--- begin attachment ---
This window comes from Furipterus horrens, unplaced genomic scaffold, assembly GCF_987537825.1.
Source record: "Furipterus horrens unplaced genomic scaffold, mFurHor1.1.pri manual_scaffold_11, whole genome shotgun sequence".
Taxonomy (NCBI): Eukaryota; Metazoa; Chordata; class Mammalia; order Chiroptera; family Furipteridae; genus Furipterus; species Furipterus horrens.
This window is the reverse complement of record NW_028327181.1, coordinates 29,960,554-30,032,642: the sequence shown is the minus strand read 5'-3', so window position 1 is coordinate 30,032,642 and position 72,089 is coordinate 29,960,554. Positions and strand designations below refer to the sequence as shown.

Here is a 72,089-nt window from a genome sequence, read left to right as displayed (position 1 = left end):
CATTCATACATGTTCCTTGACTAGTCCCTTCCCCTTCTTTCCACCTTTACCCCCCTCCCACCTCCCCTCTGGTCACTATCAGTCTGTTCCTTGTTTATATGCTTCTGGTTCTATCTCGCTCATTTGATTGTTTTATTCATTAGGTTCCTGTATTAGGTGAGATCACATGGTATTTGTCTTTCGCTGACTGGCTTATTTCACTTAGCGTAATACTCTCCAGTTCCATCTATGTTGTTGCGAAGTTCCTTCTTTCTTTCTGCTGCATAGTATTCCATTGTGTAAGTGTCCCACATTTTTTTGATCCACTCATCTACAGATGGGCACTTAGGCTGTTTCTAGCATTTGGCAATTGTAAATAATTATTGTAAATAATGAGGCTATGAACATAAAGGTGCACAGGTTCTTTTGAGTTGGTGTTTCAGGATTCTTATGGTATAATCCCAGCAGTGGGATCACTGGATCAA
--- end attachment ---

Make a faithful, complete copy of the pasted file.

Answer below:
This window comes from Furipterus horrens, unplaced genomic scaffold, assembly GCF_987537825.1.
Source record: "Furipterus horrens unplaced genomic scaffold, mFurHor1.1.pri manual_scaffold_11, whole genome shotgun sequence".
Taxonomy (NCBI): Eukaryota; Metazoa; Chordata; class Mammalia; order Chiroptera; family Furipteridae; genus Furipterus; species Furipterus horrens.
This window is the reverse complement of record NW_028327181.1, coordinates 29,960,554-30,032,642: the sequence shown is the minus strand read 5'-3', so window position 1 is coordinate 30,032,642 and position 72,089 is coordinate 29,960,554. Positions and strand designations below refer to the sequence as shown.

Here is a 72,089-nt window from a genome sequence, read left to right as displayed (position 1 = left end):
CATTCATACATGTTCCTTGACTAGTCCCTTCCCCTTCTTTCCACCTTTACCCCCCTCCCACCTCCCCTCTGGTCACTATCAGTCTGTTCCTTGTTTATATGCTTCTGGTTCTATCTCGCTCATTTGATTGTTTTATTCATTAGGTTCCTGTATTAGGTGAGATCACATGGTATTTGTCTTTCGCTGACTGGCTTATTTCACTTAGCGTAATACTCTCCAGTTCCATCTATGTTGTTGCGAAGTTCCTTCTTTCTTTCTGCTGCATAGTATTCCATTGTGTAAGTGTCCCACATTTTTTTGATCCACTCATCTACAGATGGGCACTTAGGCTGTTTCTAGCATTTGGCAATTGTAAATAATTATTGTAAATAATGAGGCTATGAACATAAAGGTGCACAGGTTCTTTTGAGTTGGTGTTTCAGGATTCTTATGGTATAATCCCAGCAGTGGGATCACTGGATCAA